Unfortunately, Clybourne Park was disappointing, although the mostly out of town audience was captivated by its in-your-face racial invectives and humor. Maybe we were just expecting something more, to feel engaged in the production, but I wasn’t and felt emotionally duped.   

I am not going into the details of the plot – it has been written up and down and there is nothing much I can add, other than to briefly summarize that it takes place in two acts, the first in 1959 and the second fifty years later, in the same house in the fictionalized “Clybourne Park.”  The first act depicts the sale of the house to a black family, the same one Hansberry wrote about, the Youngers (who we never see). The lily-white neighborhood association is up in arms about the sale, but that same act carries the revelation that the current owners had lost their son in that house, his having committed suicide after returning from the Korean War under a cloud of possible war crimes.  The second act puts the shoe on the other foot.  It is now a middle class black family selling the house to a white couple who are in the vanguard of gentrifying the neighborhood. (Whole Foods is right down the road!)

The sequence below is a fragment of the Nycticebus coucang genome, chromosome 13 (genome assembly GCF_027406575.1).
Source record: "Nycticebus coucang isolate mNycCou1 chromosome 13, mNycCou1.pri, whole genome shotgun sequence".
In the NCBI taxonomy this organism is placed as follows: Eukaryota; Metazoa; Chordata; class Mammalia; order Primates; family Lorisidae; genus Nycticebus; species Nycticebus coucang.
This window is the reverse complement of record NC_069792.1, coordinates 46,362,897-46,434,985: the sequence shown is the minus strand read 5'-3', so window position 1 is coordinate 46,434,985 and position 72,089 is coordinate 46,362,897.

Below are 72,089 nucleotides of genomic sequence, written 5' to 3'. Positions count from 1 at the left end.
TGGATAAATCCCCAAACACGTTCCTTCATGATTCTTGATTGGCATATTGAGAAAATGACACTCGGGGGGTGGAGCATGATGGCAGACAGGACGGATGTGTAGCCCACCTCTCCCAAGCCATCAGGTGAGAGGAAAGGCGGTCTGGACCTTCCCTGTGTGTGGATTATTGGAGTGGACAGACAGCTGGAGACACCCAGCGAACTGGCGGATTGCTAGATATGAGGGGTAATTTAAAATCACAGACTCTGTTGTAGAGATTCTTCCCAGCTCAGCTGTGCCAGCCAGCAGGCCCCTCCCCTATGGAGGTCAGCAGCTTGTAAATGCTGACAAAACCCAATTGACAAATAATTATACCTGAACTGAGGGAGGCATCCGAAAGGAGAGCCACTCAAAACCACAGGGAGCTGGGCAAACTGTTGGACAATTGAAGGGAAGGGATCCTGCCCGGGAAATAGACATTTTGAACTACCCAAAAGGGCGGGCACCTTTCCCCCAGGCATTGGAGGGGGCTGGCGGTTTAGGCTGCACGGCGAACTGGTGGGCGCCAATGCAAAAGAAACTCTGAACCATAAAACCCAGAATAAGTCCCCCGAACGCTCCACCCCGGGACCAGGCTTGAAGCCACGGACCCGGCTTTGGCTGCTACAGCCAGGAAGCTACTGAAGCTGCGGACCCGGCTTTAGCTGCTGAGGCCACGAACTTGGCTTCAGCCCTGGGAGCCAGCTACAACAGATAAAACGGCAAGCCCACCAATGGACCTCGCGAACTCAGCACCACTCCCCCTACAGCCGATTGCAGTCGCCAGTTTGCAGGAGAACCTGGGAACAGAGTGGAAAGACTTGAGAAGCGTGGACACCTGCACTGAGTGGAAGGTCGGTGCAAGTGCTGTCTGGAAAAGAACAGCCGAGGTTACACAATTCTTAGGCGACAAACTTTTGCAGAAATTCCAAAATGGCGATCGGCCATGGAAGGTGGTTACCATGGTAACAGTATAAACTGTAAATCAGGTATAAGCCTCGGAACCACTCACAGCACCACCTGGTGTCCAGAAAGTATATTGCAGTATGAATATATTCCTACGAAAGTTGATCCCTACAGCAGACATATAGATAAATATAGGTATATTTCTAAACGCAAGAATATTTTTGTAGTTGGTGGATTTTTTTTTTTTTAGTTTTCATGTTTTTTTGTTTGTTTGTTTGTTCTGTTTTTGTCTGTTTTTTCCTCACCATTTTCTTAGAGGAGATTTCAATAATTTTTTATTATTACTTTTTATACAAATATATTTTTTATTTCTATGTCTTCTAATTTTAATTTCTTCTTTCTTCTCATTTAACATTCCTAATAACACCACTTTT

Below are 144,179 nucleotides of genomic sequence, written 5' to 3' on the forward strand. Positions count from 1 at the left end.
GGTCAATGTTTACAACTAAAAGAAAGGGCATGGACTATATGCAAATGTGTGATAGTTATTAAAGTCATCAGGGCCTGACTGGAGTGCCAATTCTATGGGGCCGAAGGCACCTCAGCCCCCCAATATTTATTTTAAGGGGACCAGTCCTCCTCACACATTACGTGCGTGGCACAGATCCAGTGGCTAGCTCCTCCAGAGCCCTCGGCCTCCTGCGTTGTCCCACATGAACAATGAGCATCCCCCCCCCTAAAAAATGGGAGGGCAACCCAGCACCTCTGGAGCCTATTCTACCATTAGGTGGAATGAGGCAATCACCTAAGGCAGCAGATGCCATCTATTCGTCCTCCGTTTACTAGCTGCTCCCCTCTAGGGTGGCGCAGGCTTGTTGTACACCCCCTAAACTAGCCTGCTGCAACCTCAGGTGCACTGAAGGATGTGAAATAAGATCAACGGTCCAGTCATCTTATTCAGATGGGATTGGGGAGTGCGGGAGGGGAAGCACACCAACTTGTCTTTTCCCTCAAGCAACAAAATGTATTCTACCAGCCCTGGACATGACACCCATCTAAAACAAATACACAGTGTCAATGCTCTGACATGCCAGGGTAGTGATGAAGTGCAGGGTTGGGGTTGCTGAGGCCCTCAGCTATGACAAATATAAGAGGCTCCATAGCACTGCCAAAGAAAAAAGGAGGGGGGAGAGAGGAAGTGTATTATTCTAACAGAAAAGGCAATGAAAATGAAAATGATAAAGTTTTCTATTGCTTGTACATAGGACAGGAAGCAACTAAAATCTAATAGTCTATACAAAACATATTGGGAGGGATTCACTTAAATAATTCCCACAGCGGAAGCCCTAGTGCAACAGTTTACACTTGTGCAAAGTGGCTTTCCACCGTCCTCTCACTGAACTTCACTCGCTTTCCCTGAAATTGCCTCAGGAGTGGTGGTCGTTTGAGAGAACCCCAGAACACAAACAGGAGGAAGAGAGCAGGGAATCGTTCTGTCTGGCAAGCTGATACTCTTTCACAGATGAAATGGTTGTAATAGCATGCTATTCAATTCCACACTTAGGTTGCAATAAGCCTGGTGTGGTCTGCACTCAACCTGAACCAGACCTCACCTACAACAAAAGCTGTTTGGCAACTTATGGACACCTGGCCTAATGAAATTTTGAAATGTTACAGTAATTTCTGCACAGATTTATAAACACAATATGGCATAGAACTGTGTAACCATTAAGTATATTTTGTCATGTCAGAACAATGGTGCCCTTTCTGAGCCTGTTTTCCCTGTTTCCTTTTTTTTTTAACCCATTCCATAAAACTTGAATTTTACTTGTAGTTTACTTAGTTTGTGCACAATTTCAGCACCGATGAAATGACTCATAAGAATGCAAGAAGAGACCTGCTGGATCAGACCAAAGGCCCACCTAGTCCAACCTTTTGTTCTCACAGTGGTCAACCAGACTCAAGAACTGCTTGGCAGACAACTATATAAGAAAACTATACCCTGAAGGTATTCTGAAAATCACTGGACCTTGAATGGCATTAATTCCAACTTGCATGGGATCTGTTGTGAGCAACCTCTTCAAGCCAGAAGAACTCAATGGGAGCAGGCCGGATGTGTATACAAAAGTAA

There is some very clever dialogue, much of it delivered with such breakneck rapidity that we had trouble hearing all of it.  Maybe we’re at the age of needing one of those assistive listening devices given out at theaters, but I don’t think so.  Of course the Walter Kerr Theatre, a venerable institution, perhaps has outlived its useful lifespan.  The seats certainly have.  The configuration was designed for a much earlier generation, when, indeed, the average weight of an adult was 150 pounds.  Those were the days when people dressed up for the theatre, not arriving in their shorts, their arms and the rest of their bodies spilling over into their neighbor’s seats.  Half of the audience looked like they were about to get on an airline and we all know what that now looks like.  The space between rows is mere inches.  No leg crossing here, assuming you can fit your legs in the row at all (we were second row, mezzanine).   If I was not at the end of the row, I would have fled the theatre in a claustrophobic angst.